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Edwin Edwards Will Live Forever


Edwin, Trina, and Eli outside their home.   

Edwards held up his hand as if this was enough information on the platform of Mr. Craig McCullough. “Any support?”

Paul shrugged. Maybe McCullough could peel off some votes from Paul Dietzel II, the pious 28-year-old grandson of a former LSU coach of “Chinese Bandit” fame, or possibly Dan Claitor, the state senator who figured to run well around Baton Rouge, where 45 percent of the votes were in the 2012 election. After that, Edwards asked both Paul and Ricky how many EDWARDS FOR CONGRESS lawn signs they could take. “Couple dozen,” they said. Everyone shook hands and left.

Down the road, at the Lane Regional Medical Center, Edwards stopped in to see a friend, W. T. Price, a longtime Edwards operative in the East Feliciana Parish area. Price had just gotten a knee replacement and lay flat on his back, his large body nearly covering the entire hospital bed. Price recalled one campaign when Edwards said he needed “75 percent” of the parish. “I brought him 90 percent,” Price crowed.

“W.T., how are you feeling?” Edwards asked.

“It hurts. Hurts a lot,” Price said.

“Old men like us, it all hurts,” Edwards said sympathetically. “But don’t worry about it. Your health is more important than any election.”

It was one of those Edwards moments I was beginning to recognize now, the old devil’s methodology, the way nothing is ever said, or done, without some sort of plan, even if the governor himself may not have had conscious knowledge of that plan before setting it in motion. Machiavelli might call it talent. Here was Edwards, the battered but unbowed “boss,” getting his guys together for one last go-round, a final political caper, the back-from-the-dead comeback that would live forever. And right then, W. T. Price began to smile. “Don’t kid me, Governor, nothing’s more important than an election. Working for you, that’s the sweet medicine,” he said.

Traveling with Edwards was a bit like being cast in a series prospectively titled True Politics, which along with True Detective and True Blood could make up a triptych of Louisiana in the national mind-set, with some Duck Dynasty and Swamp People thrown in. Once the most legitimately strange place in the country, with its own eccentric history, food, music, language, ideas about the separation of the living and the dead, and 24-hour drive-thru daiquiri stores, Louisiana was undergoing a serious image makeover. As Brooklyn expands every time any formerly industrialized, crime-ridden zone goes artisanal, Louisiana has become the middlebrow repository for all that is weird. No longer a geographic entity, it is now the official psychic realm of the insufficiently repressed id, where laws of time and space are negated. Where else could you stick a program as bogus as True Detective?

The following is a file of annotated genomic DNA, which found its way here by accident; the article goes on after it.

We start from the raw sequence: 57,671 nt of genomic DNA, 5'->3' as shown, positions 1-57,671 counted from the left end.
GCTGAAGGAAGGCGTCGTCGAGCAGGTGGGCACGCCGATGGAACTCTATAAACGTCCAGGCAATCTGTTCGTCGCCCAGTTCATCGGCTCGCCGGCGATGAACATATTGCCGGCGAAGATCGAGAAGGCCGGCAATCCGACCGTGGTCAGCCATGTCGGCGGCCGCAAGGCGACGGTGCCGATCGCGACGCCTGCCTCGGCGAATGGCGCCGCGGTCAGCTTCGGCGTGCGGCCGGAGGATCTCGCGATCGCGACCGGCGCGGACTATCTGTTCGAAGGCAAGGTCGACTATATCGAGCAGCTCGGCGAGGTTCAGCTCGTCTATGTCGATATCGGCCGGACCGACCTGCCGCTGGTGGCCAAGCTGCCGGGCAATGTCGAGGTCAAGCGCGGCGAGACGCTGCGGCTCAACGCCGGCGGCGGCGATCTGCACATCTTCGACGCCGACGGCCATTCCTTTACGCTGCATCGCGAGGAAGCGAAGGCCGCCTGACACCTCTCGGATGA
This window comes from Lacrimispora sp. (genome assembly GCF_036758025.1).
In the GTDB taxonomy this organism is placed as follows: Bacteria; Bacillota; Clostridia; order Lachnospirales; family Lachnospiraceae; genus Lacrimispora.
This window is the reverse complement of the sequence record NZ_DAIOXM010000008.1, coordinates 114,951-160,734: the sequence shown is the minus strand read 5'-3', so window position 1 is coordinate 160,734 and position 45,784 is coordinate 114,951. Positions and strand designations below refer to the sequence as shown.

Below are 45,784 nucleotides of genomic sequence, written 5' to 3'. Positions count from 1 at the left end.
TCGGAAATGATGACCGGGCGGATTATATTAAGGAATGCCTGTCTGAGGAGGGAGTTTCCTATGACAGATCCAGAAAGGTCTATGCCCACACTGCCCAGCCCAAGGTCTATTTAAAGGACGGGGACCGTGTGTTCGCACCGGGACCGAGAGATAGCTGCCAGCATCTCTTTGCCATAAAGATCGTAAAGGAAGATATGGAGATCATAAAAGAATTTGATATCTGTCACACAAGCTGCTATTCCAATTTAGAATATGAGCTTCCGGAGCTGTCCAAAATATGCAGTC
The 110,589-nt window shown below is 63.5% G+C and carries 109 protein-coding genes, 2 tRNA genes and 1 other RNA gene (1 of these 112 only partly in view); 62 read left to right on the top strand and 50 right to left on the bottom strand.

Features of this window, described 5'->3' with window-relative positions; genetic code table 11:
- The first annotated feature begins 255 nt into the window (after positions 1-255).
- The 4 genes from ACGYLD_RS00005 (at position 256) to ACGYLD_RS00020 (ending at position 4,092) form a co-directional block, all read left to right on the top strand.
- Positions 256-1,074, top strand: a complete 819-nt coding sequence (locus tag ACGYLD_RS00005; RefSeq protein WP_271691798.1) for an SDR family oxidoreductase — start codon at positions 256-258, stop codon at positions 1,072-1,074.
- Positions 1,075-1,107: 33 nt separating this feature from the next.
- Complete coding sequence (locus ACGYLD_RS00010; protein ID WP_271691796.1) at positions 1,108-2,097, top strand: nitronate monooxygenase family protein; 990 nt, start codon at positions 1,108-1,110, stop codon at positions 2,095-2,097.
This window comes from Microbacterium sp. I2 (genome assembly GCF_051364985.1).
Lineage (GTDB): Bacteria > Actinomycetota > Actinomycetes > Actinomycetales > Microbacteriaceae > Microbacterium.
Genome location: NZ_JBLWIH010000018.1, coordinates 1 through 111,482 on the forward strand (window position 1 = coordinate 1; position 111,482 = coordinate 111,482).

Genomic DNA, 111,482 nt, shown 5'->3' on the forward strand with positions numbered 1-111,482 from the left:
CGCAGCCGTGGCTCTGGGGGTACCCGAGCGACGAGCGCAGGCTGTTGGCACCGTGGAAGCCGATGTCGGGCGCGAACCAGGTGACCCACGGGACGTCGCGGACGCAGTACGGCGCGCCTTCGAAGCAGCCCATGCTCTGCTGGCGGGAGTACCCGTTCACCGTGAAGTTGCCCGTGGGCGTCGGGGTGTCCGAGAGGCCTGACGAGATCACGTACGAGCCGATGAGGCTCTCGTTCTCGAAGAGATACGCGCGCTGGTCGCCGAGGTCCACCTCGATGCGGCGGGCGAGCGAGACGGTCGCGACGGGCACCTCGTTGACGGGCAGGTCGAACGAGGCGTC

The Edwards candidacy could fit the mold. With his Faustian vitality, he barely seems a man nearing 87. We were in the burnished study of Edwards’s golf-course-estate home where he lives with Trina, her two teenage sons, and Eli, whose brand-new American Flyer red wagon with the EWE FOR CONGRESS bumper sticker was out in the hall. On the study wall was a holy trinity of Louisiana governors painted by the Cajun artist George Rodrigue: Huey Long, Uncle Earl, and EWE, who was pictured in a mystic revivalist camp meeting beneath a banner saying EDWARDS … NOW. On the other side of the room was a poster-size photo of Edwards and Elvis, pointing to each other and cracking up.

Amid the usual jokes and the gambling stories (he says he declared $1.9 million in winnings on his taxes over a ten-year span), Edwards ticked off his scandals: the Tongsun Park Koreagate brouhaha of the 1970s, the twin prosecutions (leading to a mistrial and an acquittal) on the hospital fraud charges of the 1980s that forced him to “run the state out of a pay phone booth” in the New Orleans courthouse. Then there was the late 1990s riverboat casino-­licensing case that sent him to jail. One of the more remarkable pieces of testimony came from Robert Guidry, a regular at Edwards’s poker games, who testified that he would leave bundles of $100,000 each month in trashbins behind a doctor’s office.

This was all nonsense, EWE said. Aside from the admitted sin of being “too trusting” of so-called friends, the Zipper was as innocent as the driven snow on a Placquemine hillside.

As for what he did during the 16 years he ran the state, a time during which he managed to rewrite the state’s neo–Napoleonic Code Constitution and modernize the roadways, Edwards waved this off. “I was an administrator. Something came up, I handled it,” said Edwards who had always admired the management style of his political hero, Lyndon Johnson. Running modern Louisiana was pretty straight­forward: When the oil business is good and the spoils doled out as widely as possible, people are happy; when the oil business is bad, or the corporations are too grabby, that’s when it gets nasty.


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